Florida Gov. Ron DeSantis listens to a question during a press conference Sept. 7, 2022, in Miami, Fla. The Republican governors of Florida and Texas have delivered migrants on planes and buses to Washington, D.C., New York City and even Martha's Vineyard. (AP Photo/Rebecca Blackwell, File)

Perhaps the best title for a Donald Trump biography would be The Art of Getting Away With It.

Thousands of writers have penned millions of words on the Trump phenomenon, from its contours to its motivations and endurance. It’s a subject rooted in racism, cruelty, nostalgia, status anxiety, and base showmanship. Fox News and other conservative media play a key role, as do the social media algorithms that have empowered an array of grifters and carnival barkers hawking ethnic and religious nationalism from here to the Philippines, Brazil, Russia, Hungary, and beyond.

But the key element is that Trump has an ineffable “It”—charisma combined with shamelessness and a clownish mien that has led his opponents to underestimate him over and over again and allowed the real estate tycoon to evade the consequences of a lifetime of abuses and crimes. He mixes a gift for media manipulation with a mobster’s intimidation tactics, skirting and sometimes crossing the line of criminality. But so far, Trump has wriggled out of every predicament, although the charges of “staggering fraud” issued by the New York State attorney general would seem to pose an existential threat to Trump. Even when flouting the law, he does it with such braggadocio that it often leaves opponents disarmed.

When Trump behaves cruelly, it’s accompanied by such incompetence that it makes holding him accountable challenging. For instance, it’s much harder to accuse the commander in chief of knowingly allowing a pandemic to spread if he suggests injecting bleach to kill the virus. In part, Trump has conditioned his audience—all the world’s a stage—to have the lowest expectations of him. The members of his base, in turn, see themselves in him. Despite the golden toilets, he’s just another guy who watches Fox News and owns the libs.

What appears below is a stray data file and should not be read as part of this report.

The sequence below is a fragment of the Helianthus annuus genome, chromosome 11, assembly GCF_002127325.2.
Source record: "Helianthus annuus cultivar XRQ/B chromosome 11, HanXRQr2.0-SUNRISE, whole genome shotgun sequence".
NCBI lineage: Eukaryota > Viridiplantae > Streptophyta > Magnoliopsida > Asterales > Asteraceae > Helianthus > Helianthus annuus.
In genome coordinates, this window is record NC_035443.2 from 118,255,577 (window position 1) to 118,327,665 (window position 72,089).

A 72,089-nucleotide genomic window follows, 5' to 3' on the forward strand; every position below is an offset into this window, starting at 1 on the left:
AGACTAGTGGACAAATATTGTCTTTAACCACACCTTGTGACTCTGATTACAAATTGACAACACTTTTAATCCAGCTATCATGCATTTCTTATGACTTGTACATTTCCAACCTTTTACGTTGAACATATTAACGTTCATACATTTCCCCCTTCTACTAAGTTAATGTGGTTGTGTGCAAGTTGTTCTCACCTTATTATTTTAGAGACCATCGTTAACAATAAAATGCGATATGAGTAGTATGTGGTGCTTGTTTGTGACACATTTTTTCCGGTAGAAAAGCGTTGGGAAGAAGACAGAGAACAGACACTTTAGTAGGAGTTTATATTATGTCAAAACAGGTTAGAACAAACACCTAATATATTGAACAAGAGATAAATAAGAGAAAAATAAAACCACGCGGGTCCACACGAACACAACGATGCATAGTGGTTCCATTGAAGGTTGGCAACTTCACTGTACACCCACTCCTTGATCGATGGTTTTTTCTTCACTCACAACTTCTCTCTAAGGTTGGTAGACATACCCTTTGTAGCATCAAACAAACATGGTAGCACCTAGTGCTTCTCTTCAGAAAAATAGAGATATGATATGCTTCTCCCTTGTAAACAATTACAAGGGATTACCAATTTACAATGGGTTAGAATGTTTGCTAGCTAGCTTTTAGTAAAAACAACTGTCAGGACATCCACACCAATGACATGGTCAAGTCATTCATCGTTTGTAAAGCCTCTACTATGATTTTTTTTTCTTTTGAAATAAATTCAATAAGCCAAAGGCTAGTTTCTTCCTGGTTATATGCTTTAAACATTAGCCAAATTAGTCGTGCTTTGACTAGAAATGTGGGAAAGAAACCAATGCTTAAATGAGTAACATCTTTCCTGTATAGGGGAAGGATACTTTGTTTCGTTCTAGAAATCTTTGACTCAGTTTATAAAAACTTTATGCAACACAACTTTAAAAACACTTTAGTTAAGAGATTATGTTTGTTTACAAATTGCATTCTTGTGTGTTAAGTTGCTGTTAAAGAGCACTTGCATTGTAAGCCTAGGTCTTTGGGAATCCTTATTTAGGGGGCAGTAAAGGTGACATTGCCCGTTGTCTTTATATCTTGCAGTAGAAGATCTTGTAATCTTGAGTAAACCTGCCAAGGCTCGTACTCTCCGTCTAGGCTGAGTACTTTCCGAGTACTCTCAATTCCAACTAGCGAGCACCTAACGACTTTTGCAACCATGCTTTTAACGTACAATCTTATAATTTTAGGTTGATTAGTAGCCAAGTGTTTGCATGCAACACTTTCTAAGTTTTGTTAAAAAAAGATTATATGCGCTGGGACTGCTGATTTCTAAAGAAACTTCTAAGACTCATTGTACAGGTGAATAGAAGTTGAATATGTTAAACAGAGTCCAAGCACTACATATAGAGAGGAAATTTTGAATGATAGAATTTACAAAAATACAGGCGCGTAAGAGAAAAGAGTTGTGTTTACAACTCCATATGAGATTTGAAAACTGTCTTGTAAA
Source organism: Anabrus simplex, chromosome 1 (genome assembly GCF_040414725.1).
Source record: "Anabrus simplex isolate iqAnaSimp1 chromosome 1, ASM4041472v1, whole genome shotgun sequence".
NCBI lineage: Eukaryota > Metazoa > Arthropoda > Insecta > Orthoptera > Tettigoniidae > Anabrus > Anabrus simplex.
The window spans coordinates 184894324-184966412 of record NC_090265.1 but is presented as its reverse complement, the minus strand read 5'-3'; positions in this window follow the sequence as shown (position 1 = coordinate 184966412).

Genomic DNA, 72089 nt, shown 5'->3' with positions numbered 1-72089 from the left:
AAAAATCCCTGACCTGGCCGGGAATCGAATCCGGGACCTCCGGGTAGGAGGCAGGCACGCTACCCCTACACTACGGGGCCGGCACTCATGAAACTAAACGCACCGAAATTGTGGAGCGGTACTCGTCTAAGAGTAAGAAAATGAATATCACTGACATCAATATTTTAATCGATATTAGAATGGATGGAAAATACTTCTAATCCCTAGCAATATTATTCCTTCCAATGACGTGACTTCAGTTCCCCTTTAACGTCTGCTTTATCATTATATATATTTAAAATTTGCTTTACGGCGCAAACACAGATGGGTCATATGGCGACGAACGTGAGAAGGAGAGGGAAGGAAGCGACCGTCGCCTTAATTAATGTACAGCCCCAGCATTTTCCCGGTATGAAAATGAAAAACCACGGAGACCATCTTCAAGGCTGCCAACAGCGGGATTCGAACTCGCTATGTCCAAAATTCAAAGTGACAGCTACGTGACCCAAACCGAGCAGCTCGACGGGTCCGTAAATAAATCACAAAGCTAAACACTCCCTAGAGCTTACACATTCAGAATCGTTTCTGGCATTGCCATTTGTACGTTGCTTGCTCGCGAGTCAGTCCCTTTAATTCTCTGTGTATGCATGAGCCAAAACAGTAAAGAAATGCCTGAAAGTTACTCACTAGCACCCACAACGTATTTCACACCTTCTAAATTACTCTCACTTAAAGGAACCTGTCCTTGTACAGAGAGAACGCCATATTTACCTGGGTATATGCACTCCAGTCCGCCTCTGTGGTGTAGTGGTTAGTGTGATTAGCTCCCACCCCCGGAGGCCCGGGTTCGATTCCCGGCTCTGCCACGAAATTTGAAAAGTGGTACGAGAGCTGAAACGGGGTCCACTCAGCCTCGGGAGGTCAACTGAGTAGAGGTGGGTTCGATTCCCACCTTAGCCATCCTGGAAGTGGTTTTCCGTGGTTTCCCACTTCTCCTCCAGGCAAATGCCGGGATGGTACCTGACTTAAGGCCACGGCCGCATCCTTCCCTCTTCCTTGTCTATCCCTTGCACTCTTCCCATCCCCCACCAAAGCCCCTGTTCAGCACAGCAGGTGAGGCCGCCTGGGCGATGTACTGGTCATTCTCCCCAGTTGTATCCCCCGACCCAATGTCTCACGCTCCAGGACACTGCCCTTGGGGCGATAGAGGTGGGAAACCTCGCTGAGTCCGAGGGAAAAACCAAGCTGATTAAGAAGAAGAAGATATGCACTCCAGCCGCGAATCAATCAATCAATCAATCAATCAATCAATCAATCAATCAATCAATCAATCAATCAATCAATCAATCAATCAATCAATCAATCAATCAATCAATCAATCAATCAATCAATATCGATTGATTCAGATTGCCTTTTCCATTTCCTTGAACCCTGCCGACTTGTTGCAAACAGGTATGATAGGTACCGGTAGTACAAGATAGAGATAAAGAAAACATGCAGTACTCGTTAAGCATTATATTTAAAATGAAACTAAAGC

This unique set of traits makes it difficult for his GOP rivals to imitate him.

Ron DeSantis is trying desperately to be the next Donald Trump, even going so far as to imitate the former president’s hand gestures and thuggish affect. But while the Yale and Harvard Law School graduate performs well at a podium, he is famously stiff and unengaging in smaller settings. He employs Trumpian performative cruelty, but lacks the charm to take the edge off. As Jamelle Bouie aptly noted in The New York Times, Trump 

can be a bully in part because he can temper his cruelty and egoism with the performance of a clown or a showman. He can persuade an audience that he’s just kidding—that he doesn’t actually mean it. Ron DeSantis cannot. He may be a more competent Trump in terms of his ability to use the levers of state to amass power, but he’s also meaner and more rigid, without the soft edges and eccentricity of the actual Donald Trump.

So when the Florida governor shipped migrants under false pretenses to Martha’s Vineyard, it was an inhumane stunt designed to draw Fox News coverage and delight Trump’s base. It also backfired when the people of Massachusetts responded with compassion and care. This hasn’t stopped Rupert Murdoch’s conservative media empire from hewing to a narrative of liberal hypocrisy even as Massachusetts’s Republican governor, Charlie Baker, leads the state’s handling of the migrants and endorses the criminal investigation into the stunt. But the lie may not play outside the far-right echo chamber. Not taking the hint, DeSantis is doubling down on shipping more migrants like so many parcels, opening himself up to ridicule from President Joe Biden.

Insecure and resentful, Trump has been whining that DeSantis stole his idea of sending migrants to blue states. But the twice-impeached, oft-investigated ex-president shouldn’t fret, because DeSantis’s actions lack Trumpian panache. The Floridian’s pale imitation comes across not as vaudevillian fascism but as mere thuggery.

And that’s why Trump continues to get away with it. As Greg Sargent wrote in The Washington Post, the Republican Party is desperately afraid of losing Trump’s base, which extends well beyond the typical GOP reach. In return, Trump expects a future GOP-controlled Congress to do everything in its power to shield him from the law by defunding and harassing the federal and congressional investigations into his alleged crimes. It’s a devil’s bargain Republicans can’t make with DeSantis or any Trumpist wannabe because, so far, no one but Trump has what it takes to pull it off.

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Follow David on Twitter @DavidOAtkins. David Atkins is a writer, activist and research professional living in Santa Barbara. He is a contributor to the Washington Monthly's Political Animal and president of The Pollux Group, a qualitative research firm.